In a pinch, I often sour milk with lemon juice to make my own buttermilk. We’ve all done it. But do any of us really know the history behind such a common ingredient?
The history of buttermilk is about as tumultuous as one for a dairy product can get; this week at Slate, L.V. Anderson investigates its extensive evolution. From the creamy, sweet byproduct of churning fresh milk into butter – the likes of which Laura Ingalls Wilder describes in Little House in the Big Woods – to quickbread additive, to deliberately-soured anti-aging tonic in the early 20th century, buttermilk has undergone more than a few confused identity changes.
Motivated by a kind of rite of passage, (“my ability to enjoy a glass of buttermilk at the age of 7 carried the same symbolic weight that my ability to enjoy a scotch neat does today”), Anderson attempts to find the original stuff. She decides, after multiple dead-ends, that if it were to be tasted, she had to make it herself.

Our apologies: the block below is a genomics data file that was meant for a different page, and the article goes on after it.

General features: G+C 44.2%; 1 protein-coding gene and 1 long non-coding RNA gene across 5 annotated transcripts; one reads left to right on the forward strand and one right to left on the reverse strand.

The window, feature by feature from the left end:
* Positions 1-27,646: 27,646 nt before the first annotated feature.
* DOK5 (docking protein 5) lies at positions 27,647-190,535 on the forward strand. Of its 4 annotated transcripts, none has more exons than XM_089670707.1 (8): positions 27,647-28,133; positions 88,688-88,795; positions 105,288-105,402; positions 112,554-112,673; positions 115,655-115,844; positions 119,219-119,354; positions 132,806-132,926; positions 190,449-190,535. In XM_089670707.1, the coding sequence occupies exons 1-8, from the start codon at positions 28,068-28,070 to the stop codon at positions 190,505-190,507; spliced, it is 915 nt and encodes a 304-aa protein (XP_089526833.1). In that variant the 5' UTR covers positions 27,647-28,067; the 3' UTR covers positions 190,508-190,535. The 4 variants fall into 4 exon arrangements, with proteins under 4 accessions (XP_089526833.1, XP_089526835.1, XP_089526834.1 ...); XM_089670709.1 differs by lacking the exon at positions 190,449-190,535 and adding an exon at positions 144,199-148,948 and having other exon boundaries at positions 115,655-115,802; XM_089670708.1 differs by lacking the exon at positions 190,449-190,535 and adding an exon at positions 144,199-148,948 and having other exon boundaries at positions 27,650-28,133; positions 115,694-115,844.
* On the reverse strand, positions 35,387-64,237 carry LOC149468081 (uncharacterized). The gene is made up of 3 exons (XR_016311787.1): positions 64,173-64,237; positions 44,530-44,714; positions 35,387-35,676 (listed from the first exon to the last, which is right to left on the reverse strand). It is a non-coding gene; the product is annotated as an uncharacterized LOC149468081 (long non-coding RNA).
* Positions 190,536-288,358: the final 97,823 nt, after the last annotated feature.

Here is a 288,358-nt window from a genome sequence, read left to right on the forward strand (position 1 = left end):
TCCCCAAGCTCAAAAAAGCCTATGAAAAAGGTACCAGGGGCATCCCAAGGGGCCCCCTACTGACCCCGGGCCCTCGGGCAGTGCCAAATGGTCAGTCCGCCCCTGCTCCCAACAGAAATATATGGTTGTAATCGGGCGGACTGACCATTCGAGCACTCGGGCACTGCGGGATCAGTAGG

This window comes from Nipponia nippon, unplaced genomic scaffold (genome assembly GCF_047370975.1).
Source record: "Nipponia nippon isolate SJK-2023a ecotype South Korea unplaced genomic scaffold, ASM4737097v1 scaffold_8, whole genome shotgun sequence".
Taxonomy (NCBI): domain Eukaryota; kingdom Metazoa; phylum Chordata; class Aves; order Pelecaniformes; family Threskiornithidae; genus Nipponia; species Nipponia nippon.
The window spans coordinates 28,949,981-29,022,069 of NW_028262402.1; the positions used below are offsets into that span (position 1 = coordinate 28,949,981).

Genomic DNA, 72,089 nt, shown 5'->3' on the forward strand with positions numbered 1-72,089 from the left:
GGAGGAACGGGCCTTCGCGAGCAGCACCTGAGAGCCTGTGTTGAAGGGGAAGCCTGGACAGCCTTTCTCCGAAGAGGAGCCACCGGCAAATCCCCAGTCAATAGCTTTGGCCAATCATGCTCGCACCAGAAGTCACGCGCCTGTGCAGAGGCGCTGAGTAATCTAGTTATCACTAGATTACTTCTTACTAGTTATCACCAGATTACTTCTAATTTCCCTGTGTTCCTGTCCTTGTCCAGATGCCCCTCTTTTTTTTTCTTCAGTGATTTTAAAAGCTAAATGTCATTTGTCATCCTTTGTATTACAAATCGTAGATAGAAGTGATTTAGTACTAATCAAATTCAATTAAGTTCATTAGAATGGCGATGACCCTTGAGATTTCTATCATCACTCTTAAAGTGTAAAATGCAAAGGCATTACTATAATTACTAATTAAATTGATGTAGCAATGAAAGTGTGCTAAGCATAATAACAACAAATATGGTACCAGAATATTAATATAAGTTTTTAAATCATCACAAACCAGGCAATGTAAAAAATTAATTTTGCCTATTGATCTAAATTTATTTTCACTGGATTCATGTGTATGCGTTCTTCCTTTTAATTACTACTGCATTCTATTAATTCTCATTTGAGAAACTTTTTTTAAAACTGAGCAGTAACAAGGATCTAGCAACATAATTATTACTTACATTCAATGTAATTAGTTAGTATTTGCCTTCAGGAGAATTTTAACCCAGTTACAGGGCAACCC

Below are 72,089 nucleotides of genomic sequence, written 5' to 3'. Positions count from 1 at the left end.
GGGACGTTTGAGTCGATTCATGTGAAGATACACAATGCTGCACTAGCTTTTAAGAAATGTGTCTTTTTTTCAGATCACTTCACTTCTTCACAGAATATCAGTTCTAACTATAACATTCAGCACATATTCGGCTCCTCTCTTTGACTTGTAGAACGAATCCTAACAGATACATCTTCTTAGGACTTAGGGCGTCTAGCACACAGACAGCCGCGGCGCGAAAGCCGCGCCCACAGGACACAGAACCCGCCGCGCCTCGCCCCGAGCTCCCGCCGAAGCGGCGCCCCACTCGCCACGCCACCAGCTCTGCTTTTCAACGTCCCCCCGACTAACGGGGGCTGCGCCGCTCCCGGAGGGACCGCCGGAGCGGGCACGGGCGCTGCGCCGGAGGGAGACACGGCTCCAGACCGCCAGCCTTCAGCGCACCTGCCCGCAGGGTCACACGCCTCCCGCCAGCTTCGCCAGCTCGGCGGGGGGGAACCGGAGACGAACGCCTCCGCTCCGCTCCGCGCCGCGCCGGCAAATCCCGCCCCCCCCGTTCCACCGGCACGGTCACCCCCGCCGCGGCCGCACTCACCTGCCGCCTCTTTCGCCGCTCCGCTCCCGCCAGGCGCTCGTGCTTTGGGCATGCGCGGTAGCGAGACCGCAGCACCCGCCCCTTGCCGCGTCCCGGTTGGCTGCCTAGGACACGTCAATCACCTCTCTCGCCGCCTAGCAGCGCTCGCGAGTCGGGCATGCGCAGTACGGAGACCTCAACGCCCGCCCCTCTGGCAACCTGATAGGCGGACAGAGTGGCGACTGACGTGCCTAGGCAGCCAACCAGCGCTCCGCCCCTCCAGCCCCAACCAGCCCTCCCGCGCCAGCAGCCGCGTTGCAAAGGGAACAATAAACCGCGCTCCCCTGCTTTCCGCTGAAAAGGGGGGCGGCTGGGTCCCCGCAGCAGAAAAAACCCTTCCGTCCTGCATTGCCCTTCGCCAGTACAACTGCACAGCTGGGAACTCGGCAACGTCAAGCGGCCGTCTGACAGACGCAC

Her consensus? That good, fresh buttermilk is actually kind of bland. But, as she also discovered, “higher fat content usually tastes better.” We can back her up on that one, hands down.
All Churned Around from Slate
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